The Psalms

Psalm 109

David speaks against his slanderous enemies, 1-5. He prays against them and declares God's judgment, 6-15. He shows their sin, 16-20. Complaining of his own misery, he prays for help, 21-28. He promises thankfulness, 29-31.

1 [To the Chief Musician. A Psalm of David.]

Do not hold your peace, O God of my praise,

For the mouth of the wicked and the mouth of the deceitful/
are opened against me./
They have spoken against me/
with a lying tongue.

They encompassed me also with words of hatred/
and fought against me without a cause.

For my love they are my adversaries,/
but I give myself to prayer.

And they have rewarded me evil for good/
and hatred for my love.

Set a wicked man over him,/
and let Satan stand at his right hand.

When he is judged, let him be condemned/
and let his prayer become sin.

Let his days be few/
and let another take his office.

Let his children be fatherless/
and his wife a widow.

10 Let his children continually wander around and beg./
Let them also seek their bread out of their desolate places.

11 Let the extortioner catch all that he has,/
and let strangers plunder his labor.

12 Let there be no one to extend mercy to him,/
neither let there be any to favor his fatherless children.

13 Let his posterity be cut off,/
and in the generation following let their name be blotted out.

14 Let the iniquity of his fathers be remembered with the LORD,/
and do not let the sin of his mother be blotted out.

15 Let them be before the LORD continually/
so that he may cut off their memory from the earth.

16 For he did not remember to show mercy,/
but persecuted the poor and needy man/
so that he might even slay the broken in heart.

17 As he loved cursing, so let it come to him./
As he did not delight in blessing, so let it be far from him.

18 As he clothed himself with cursing as with his garment,/
so let it come into his body like water/
and like oil into his bones.

19 Let it be to him as the garment which covers him/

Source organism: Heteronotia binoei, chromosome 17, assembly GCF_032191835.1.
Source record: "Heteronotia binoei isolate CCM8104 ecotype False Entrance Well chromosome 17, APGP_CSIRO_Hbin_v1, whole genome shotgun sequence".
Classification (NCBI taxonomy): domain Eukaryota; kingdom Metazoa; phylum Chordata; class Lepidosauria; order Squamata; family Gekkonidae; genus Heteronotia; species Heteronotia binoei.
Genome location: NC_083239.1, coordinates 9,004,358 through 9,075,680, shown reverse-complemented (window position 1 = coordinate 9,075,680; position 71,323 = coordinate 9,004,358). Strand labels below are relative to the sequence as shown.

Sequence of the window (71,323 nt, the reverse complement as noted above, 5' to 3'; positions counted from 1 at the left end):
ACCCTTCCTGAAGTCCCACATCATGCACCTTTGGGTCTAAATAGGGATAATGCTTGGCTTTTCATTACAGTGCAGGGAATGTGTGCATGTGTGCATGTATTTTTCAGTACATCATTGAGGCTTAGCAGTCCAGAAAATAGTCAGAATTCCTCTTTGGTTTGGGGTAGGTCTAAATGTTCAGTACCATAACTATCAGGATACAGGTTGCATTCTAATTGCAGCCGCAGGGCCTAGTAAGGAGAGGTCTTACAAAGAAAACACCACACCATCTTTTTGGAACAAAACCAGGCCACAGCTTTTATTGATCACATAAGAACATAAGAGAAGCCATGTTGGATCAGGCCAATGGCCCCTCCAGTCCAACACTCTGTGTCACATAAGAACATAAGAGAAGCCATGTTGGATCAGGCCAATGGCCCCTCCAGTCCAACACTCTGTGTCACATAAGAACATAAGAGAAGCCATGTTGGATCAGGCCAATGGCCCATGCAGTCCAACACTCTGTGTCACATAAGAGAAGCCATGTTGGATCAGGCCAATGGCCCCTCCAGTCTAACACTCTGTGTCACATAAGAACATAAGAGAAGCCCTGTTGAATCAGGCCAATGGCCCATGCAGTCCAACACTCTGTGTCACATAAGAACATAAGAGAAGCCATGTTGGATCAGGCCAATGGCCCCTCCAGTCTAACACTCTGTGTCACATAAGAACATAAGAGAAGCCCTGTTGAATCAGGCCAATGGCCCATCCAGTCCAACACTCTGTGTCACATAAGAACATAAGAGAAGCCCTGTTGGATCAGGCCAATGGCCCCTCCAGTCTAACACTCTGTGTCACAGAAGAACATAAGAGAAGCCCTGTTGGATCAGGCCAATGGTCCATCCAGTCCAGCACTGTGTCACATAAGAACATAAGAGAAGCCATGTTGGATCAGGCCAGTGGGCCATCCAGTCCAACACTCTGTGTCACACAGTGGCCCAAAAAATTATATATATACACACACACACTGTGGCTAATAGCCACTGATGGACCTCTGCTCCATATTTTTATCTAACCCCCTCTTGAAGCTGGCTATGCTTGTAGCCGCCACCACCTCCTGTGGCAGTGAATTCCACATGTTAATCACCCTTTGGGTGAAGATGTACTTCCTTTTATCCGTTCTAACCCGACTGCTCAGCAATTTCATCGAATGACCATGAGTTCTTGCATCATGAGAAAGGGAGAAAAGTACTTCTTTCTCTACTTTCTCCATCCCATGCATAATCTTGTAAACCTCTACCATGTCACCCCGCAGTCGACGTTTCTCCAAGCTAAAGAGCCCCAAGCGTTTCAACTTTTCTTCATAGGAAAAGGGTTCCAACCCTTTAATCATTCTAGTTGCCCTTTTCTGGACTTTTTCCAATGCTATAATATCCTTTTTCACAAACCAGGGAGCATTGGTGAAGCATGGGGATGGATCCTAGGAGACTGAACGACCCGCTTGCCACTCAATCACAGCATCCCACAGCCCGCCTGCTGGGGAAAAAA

and for a girdle with which he is girded continually.

20 Let this be the reward of my adversaries from the LORD/
and of those who speak evil against my soul.

21 But deal with me, O GOD the Lord, for your name's sake./
Because your mercy is good, deliver me.

22 For I am poor and needy,/
and my heart is wounded within me.

23 I am gone like the shadow when it declines./
I am tossed up and down as the locust.

24 My knees are weak through fasting,/
and my flesh fails of fatness.

25 I also became a reproach to them./
When they looked upon me, they shook their heads.

26 Help me, O LORD my God./
O save me according to your mercy,

27 So that they may know that this is your hand,/
that you, LORD, have done it.

28 They may curse, but you bless./
When they arise, let them be ashamed,/
but let your servant rejoice.

29 Let my adversaries be clothed with shame,/
and let them cover themselves with their own shame/
as with a mantle.

30 I will greatly praise the LORD with my mouth./
I will even praise him among the multitude.

31 For he will stand at the right hand of the poor/
to save him from those who condemn his soul.


Matthew Henry Commentary - Psalms, Chapter 109[➚]


John Calvin's Chapter Summary:

This psalm consists of three parts. It begins with a complaint; next follows an enumeration of various imprecations; and then comes a prayer with an expression of true gratitude. And although David here complains of the injuries which he sustained, yet, as he was a typical character, everything that is expressed in the psalm must properly be applied to Christ, the Head of the Church, and to all the faithful, inasmuch as they are his members; so that when unjustly treated and tormented by their enemies, they may apply to God for help, to whom vengeance belongs.

[v.8] - Quoted in Acts 1:20.